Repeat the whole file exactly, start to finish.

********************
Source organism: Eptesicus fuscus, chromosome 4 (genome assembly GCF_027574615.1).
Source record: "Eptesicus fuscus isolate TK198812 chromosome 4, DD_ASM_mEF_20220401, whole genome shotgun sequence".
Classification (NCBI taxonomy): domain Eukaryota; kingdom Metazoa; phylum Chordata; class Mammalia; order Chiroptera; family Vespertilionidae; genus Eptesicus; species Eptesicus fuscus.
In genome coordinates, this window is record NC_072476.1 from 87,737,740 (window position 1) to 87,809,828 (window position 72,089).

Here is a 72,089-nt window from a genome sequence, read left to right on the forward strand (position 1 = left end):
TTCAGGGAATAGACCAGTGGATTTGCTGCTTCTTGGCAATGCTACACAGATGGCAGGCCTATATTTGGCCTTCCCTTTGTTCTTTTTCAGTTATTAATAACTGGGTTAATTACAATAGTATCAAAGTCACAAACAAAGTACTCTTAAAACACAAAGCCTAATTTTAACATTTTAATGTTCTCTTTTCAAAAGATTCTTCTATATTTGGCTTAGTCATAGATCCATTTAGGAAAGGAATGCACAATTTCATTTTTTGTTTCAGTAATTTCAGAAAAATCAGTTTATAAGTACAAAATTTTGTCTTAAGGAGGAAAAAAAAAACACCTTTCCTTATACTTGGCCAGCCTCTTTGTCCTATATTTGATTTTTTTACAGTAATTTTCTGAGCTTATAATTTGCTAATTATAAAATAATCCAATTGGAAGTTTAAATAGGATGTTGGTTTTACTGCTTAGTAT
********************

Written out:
Source organism: Eptesicus fuscus, chromosome 4 (genome assembly GCF_027574615.1).
Source record: "Eptesicus fuscus isolate TK198812 chromosome 4, DD_ASM_mEF_20220401, whole genome shotgun sequence".
Classification (NCBI taxonomy): domain Eukaryota; kingdom Metazoa; phylum Chordata; class Mammalia; order Chiroptera; family Vespertilionidae; genus Eptesicus; species Eptesicus fuscus.
In genome coordinates, this window is record NC_072476.1 from 87,737,740 (window position 1) to 87,809,828 (window position 72,089).

Here is a 72,089-nt window from a genome sequence, read left to right on the forward strand (position 1 = left end):
TTCAGGGAATAGACCAGTGGATTTGCTGCTTCTTGGCAATGCTACACAGATGGCAGGCCTATATTTGGCCTTCCCTTTGTTCTTTTTCAGTTATTAATAACTGGGTTAATTACAATAGTATCAAAGTCACAAACAAAGTACTCTTAAAACACAAAGCCTAATTTTAACATTTTAATGTTCTCTTTTCAAAAGATTCTTCTATATTTGGCTTAGTCATAGATCCATTTAGGAAAGGAATGCACAATTTCATTTTTTGTTTCAGTAATTTCAGAAAAATCAGTTTATAAGTACAAAATTTTGTCTTAAGGAGGAAAAAAAAAACACCTTTCCTTATACTTGGCCAGCCTCTTTGTCCTATATTTGATTTTTTTACAGTAATTTTCTGAGCTTATAATTTGCTAATTATAAAATAATCCAATTGGAAGTTTAAATAGGATGTTGGTTTTACTGCTTAGTAT